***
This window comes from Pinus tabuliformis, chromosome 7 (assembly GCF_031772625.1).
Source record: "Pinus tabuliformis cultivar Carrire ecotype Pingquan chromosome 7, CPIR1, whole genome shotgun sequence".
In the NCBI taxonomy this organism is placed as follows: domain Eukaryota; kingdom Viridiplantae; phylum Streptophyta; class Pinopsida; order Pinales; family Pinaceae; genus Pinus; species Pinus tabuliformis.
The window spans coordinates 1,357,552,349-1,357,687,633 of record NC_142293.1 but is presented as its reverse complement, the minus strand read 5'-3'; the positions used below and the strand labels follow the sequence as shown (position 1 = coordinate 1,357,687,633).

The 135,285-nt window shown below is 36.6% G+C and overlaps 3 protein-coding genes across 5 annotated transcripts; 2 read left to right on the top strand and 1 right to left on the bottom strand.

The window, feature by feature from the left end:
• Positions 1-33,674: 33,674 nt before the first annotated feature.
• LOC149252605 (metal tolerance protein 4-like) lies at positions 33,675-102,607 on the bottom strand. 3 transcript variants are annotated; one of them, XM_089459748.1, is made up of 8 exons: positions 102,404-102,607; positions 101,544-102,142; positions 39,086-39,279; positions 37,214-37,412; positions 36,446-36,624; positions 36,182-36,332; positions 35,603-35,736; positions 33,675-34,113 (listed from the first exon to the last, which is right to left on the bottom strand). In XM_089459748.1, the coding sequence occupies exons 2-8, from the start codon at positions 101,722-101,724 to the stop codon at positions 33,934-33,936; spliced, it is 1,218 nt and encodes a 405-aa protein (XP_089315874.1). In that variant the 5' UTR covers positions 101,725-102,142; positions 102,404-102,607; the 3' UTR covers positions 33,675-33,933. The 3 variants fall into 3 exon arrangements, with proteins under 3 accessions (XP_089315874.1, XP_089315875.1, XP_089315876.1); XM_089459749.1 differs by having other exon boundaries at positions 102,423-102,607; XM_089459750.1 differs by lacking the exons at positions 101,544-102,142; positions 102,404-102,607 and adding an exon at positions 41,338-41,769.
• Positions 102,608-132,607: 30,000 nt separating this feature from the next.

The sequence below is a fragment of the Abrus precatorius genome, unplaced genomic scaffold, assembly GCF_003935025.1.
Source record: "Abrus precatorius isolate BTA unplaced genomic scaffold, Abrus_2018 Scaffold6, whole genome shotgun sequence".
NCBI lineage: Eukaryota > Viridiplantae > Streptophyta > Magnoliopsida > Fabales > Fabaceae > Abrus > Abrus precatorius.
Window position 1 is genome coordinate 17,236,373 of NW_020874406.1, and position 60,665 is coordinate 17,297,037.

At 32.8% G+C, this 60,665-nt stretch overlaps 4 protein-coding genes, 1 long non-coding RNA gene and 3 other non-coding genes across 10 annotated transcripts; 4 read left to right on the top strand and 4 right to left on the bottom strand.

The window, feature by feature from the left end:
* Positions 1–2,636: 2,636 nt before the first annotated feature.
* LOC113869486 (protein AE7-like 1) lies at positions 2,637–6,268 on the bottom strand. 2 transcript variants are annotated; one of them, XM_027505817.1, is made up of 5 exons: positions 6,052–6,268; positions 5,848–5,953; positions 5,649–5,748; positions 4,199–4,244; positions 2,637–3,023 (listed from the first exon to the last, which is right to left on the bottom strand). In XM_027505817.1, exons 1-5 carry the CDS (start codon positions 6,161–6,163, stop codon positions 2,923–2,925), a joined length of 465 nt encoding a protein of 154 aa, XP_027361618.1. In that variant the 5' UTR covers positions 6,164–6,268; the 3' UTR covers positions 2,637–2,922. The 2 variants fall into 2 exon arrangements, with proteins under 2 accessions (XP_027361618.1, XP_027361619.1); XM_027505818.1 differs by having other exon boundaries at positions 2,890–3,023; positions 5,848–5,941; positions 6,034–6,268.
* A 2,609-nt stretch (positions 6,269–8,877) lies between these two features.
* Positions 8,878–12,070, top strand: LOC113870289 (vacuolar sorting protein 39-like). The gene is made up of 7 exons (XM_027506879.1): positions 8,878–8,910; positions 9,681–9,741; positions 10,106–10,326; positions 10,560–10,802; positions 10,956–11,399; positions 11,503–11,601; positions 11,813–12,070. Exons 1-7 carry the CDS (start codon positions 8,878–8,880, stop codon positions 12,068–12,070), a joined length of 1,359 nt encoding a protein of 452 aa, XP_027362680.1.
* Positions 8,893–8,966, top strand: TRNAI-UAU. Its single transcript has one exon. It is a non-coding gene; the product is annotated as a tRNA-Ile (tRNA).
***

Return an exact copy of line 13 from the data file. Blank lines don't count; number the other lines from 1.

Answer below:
Window position 1 is genome coordinate 17,236,373 of NW_020874406.1, and position 60,665 is coordinate 17,297,037.